Editor’s Note: Missioner-in-training Allison Dethlefs reflects on the week she and her classmates spent in Ossining, NY, for the annual Collaborative Formation Gathering (CFG), a joint training with Maryknoll Lay Missioners and the Society of African Missions.

The scenery in Ossining was absolutely breathtaking. While I loved meeting the missioners from other programs and growing closer to my FMS classmates, if I had to name where I most felt God’s presence in this experience, it would have to be in the fantastic, fiery fall creation that surrounded us.

Trees of every variety covered the Maryknoll campus, clothing it in an unimaginable array of colors—crimson, scarlet, fire-orange, gold, pale yellow, magenta, plum, and a smattering of greens—literally an artist’s paradise. There were forest paths to wander, carpeted in blankets of fallen leaves, sunsets over the rolling hills, and one day a torrential downpour that left me completely in-awe-speechless.

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Trees on the Maryknoll campus

It was as though every time I stepped outside, in everything that I saw, God was there.

I lay in a deep pile of fallen leaves in the middle of the forest and breathed in the pure scent of fall.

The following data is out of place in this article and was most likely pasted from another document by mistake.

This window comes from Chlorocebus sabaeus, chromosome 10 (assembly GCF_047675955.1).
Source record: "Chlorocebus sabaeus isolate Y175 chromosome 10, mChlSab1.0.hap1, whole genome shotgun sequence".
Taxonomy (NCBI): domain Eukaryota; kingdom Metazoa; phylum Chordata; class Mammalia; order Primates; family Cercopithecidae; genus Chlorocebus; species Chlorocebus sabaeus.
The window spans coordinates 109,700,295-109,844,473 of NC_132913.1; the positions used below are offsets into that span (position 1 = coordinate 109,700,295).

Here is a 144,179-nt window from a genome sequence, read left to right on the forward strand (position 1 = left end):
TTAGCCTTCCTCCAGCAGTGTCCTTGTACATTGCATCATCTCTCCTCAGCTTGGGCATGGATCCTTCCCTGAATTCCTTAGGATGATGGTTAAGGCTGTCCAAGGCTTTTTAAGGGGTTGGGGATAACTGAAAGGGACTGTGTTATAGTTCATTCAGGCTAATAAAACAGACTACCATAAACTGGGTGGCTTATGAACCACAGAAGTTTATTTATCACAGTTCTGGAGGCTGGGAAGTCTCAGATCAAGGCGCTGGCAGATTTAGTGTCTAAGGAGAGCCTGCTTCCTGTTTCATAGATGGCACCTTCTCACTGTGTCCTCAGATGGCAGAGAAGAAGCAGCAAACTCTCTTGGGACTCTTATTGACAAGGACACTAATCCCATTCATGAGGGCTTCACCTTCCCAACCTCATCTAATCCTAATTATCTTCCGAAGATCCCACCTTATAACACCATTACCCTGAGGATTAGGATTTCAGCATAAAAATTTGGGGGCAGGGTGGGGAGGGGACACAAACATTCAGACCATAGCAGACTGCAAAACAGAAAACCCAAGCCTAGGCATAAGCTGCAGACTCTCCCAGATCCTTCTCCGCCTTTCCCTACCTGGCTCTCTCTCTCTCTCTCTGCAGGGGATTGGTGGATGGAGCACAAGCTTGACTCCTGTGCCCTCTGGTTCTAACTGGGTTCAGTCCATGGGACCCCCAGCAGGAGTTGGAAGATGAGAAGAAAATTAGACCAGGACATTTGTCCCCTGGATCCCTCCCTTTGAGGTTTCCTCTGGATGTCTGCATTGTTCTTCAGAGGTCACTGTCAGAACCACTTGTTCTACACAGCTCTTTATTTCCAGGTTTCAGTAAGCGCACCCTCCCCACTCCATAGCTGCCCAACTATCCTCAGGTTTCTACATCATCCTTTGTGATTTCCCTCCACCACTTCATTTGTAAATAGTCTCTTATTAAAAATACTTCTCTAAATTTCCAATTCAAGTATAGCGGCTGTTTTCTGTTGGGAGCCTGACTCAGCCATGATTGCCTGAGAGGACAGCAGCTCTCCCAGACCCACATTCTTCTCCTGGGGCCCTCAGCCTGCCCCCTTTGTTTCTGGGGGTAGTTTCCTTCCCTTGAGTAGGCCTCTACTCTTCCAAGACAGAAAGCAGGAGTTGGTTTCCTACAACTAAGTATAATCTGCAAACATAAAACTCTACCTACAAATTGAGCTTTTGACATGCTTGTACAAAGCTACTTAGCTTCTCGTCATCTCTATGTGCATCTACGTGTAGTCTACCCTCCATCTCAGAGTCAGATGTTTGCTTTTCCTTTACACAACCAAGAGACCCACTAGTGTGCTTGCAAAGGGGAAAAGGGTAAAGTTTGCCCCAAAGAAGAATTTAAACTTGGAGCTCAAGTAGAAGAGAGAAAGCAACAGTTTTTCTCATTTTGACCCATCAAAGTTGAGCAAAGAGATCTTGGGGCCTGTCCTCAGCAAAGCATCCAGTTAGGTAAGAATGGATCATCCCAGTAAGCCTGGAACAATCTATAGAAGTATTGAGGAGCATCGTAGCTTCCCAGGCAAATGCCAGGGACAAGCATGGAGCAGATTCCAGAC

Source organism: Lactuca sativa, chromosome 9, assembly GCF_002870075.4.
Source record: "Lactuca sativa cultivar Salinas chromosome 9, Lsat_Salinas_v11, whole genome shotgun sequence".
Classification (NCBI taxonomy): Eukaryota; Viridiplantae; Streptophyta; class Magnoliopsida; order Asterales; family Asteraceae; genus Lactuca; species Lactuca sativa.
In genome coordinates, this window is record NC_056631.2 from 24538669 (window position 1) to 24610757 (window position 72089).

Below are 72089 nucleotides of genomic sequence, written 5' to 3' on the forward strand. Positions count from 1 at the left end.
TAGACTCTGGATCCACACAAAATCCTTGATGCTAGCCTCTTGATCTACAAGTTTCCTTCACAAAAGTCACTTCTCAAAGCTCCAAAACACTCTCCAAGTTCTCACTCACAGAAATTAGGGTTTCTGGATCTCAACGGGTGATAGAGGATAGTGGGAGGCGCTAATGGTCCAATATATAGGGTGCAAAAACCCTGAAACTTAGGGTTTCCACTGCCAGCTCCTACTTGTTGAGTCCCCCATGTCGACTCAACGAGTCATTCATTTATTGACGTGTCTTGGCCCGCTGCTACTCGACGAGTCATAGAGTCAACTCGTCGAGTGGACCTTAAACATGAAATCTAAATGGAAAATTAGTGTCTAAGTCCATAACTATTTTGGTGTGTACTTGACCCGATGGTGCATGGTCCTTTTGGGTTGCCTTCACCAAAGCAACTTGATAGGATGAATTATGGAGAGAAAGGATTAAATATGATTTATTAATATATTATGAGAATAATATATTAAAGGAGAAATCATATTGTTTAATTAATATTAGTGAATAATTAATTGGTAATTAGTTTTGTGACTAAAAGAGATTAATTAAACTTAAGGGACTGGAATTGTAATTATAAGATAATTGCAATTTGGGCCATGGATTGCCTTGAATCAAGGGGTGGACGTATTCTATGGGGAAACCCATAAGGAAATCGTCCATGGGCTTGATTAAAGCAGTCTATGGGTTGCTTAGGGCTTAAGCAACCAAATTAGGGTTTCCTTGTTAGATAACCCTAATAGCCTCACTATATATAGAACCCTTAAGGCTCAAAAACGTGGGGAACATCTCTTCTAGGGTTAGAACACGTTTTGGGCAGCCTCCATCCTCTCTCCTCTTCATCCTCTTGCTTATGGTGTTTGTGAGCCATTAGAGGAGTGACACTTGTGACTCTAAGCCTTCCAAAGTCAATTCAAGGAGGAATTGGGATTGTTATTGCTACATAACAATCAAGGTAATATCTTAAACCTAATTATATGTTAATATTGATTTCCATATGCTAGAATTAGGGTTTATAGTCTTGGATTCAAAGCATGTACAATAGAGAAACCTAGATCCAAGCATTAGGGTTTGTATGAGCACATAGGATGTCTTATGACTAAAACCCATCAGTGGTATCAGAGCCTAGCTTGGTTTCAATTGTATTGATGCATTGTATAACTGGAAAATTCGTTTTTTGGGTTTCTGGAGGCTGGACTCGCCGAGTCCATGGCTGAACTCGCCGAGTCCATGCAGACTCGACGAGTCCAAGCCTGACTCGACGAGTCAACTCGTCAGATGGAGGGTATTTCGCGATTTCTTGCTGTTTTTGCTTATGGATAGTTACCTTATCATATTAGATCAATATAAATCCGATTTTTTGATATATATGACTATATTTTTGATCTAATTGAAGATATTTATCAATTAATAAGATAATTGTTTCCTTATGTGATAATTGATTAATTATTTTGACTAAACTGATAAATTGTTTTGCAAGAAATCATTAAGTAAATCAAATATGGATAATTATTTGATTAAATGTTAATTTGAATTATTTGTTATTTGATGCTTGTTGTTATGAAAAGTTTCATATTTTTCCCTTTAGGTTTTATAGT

And it smelled like God.

I watched a family of deer leap gracefully through the trees, one momentarily still, watching me, before it turned on its white tail and bounded after the others.

And she looked like God.

I padded through a glowing meadow at sunset, feeling the cool dampness of the grass and leaves under the soles of my bare feet.

And if felt like God.

I spun in the middle of a grassy field and laughed aloud, mouth open wide, tongue out, eyes all but screwed shut, as my upturned face was pelted with giant raindrops that streamed down from the heavens.

And they tasted like God.

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Walking around the Maryknoll campus

I closed my eyes and listened as the wind picked up and the volume of treetop conversations rose from a murmur to a roar while multicolored patches of the sky swirled down around me to the forest floor.

And it sounded like God.

And I recited again and again my favorite prayer by E. E. Cummings, dwelling on the lines:

“how should tasting touching hearing seeing

breathing any—lifted from the no

of all nothing—human merely being

doubt unimaginable You?”

 

How indeed?

Glorying in the wonders of God’s creation that week made me feel intimately connected to our Franciscan charism and to St. Francis’s love of nature and all of creation. It reminded me of how much beauty there is to be found in our world if only we take the time to stop for a moment and look.

Of course, it’s not every day that we shall step outside and into an autumn paradise. But that does not mean that God’s presence and beauty are not to be found, be it under the grayest sky, in the most barren landscape, or during the most devastating tragedy.

I needed that reminder—the reminder that no matter where I am, no matter how I feel, and no matter what is happening in my life, God is there waiting for me to open my eyes and ears, mind and heart to witness his glory unfolding around me.

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Reflecting while surrounded by the beauty of nature